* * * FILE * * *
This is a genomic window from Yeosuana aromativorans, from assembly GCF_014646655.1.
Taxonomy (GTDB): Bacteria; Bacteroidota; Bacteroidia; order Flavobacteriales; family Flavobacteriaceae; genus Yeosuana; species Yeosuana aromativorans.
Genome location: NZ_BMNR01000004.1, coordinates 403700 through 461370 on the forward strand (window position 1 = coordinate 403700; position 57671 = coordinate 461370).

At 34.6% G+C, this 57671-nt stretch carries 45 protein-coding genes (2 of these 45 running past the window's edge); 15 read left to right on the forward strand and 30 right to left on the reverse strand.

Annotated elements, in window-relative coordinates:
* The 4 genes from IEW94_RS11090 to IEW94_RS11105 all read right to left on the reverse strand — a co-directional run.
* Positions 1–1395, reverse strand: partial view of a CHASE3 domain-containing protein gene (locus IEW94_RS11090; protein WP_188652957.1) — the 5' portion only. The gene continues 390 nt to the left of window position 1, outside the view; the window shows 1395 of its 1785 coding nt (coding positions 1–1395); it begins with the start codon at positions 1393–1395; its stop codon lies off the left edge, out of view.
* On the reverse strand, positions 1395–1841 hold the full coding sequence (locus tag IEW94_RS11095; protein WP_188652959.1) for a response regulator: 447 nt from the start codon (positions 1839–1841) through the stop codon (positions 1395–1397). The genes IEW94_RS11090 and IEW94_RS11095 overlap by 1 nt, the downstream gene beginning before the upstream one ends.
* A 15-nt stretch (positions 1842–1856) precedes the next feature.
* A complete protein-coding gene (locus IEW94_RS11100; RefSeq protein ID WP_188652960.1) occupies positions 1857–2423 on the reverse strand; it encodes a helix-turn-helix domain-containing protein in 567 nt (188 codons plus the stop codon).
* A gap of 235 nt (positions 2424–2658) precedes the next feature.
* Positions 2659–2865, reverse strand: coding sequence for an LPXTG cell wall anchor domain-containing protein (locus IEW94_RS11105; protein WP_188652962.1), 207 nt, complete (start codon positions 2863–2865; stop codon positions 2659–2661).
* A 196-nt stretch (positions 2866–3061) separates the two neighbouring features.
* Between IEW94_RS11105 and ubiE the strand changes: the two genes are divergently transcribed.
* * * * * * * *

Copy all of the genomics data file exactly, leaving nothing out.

This is a genomic window from Yeosuana aromativorans, from assembly GCF_014646655.1.
Taxonomy (GTDB): Bacteria; Bacteroidota; Bacteroidia; order Flavobacteriales; family Flavobacteriaceae; genus Yeosuana; species Yeosuana aromativorans.
Genome location: NZ_BMNR01000004.1, coordinates 403700 through 461370 on the forward strand (window position 1 = coordinate 403700; position 57671 = coordinate 461370).

At 34.6% G+C, this 57671-nt stretch carries 45 protein-coding genes (2 of these 45 running past the window's edge); 15 read left to right on the forward strand and 30 right to left on the reverse strand.

Annotated elements, in window-relative coordinates:
* The 4 genes from IEW94_RS11090 to IEW94_RS11105 all read right to left on the reverse strand — a co-directional run.
* Positions 1–1395, reverse strand: partial view of a CHASE3 domain-containing protein gene (locus IEW94_RS11090; protein WP_188652957.1) — the 5' portion only. The gene continues 390 nt to the left of window position 1, outside the view; the window shows 1395 of its 1785 coding nt (coding positions 1–1395); it begins with the start codon at positions 1393–1395; its stop codon lies off the left edge, out of view.
* On the reverse strand, positions 1395–1841 hold the full coding sequence (locus tag IEW94_RS11095; protein WP_188652959.1) for a response regulator: 447 nt from the start codon (positions 1839–1841) through the stop codon (positions 1395–1397). The genes IEW94_RS11090 and IEW94_RS11095 overlap by 1 nt, the downstream gene beginning before the upstream one ends.
* A 15-nt stretch (positions 1842–1856) precedes the next feature.
* A complete protein-coding gene (locus IEW94_RS11100; RefSeq protein ID WP_188652960.1) occupies positions 1857–2423 on the reverse strand; it encodes a helix-turn-helix domain-containing protein in 567 nt (188 codons plus the stop codon).
* A gap of 235 nt (positions 2424–2658) precedes the next feature.
* Positions 2659–2865, reverse strand: coding sequence for an LPXTG cell wall anchor domain-containing protein (locus IEW94_RS11105; protein WP_188652962.1), 207 nt, complete (start codon positions 2863–2865; stop codon positions 2659–2661).
* A 196-nt stretch (positions 2866–3061) separates the two neighbouring features.
* Between IEW94_RS11105 and ubiE the strand changes: the two genes are divergently transcribed.